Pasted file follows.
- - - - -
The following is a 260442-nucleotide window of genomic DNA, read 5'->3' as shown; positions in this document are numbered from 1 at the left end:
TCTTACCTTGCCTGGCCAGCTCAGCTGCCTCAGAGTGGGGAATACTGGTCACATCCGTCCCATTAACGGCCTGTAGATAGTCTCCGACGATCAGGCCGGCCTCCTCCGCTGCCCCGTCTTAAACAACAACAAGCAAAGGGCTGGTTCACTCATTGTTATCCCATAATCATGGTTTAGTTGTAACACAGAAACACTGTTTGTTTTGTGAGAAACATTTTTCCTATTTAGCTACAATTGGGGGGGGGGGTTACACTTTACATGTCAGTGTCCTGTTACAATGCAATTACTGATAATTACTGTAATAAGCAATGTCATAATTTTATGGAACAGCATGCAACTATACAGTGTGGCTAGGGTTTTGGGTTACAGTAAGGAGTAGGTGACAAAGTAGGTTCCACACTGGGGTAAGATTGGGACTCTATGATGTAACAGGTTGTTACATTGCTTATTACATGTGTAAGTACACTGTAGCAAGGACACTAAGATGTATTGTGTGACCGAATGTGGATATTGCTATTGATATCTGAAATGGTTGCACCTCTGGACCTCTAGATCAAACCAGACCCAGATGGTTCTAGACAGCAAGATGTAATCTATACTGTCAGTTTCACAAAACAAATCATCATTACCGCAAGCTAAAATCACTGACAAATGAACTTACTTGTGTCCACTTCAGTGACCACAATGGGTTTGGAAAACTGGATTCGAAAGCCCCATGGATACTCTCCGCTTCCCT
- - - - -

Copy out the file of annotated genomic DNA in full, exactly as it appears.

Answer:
The following is a 260442-nucleotide window of genomic DNA, read 5'->3' as shown; positions in this document are numbered from 1 at the left end:
TCTTACCTTGCCTGGCCAGCTCAGCTGCCTCAGAGTGGGGAATACTGGTCACATCCGTCCCATTAACGGCCTGTAGATAGTCTCCGACGATCAGGCCGGCCTCCTCCGCTGCCCCGTCTTAAACAACAACAAGCAAAGGGCTGGTTCACTCATTGTTATCCCATAATCATGGTTTAGTTGTAACACAGAAACACTGTTTGTTTTGTGAGAAACATTTTTCCTATTTAGCTACAATTGGGGGGGGGGGTTACACTTTACATGTCAGTGTCCTGTTACAATGCAATTACTGATAATTACTGTAATAAGCAATGTCATAATTTTATGGAACAGCATGCAACTATACAGTGTGGCTAGGGTTTTGGGTTACAGTAAGGAGTAGGTGACAAAGTAGGTTCCACACTGGGGTAAGATTGGGACTCTATGATGTAACAGGTTGTTACATTGCTTATTACATGTGTAAGTACACTGTAGCAAGGACACTAAGATGTATTGTGTGACCGAATGTGGATATTGCTATTGATATCTGAAATGGTTGCACCTCTGGACCTCTAGATCAAACCAGACCCAGATGGTTCTAGACAGCAAGATGTAATCTATACTGTCAGTTTCACAAAACAAATCATCATTACCGCAAGCTAAAATCACTGACAAATGAACTTACTTGTGTCCACTTCAGTGACCACAATGGGTTTGGAAAACTGGATTCGAAAGCCCCATGGATACTCTCCGCTTCCCT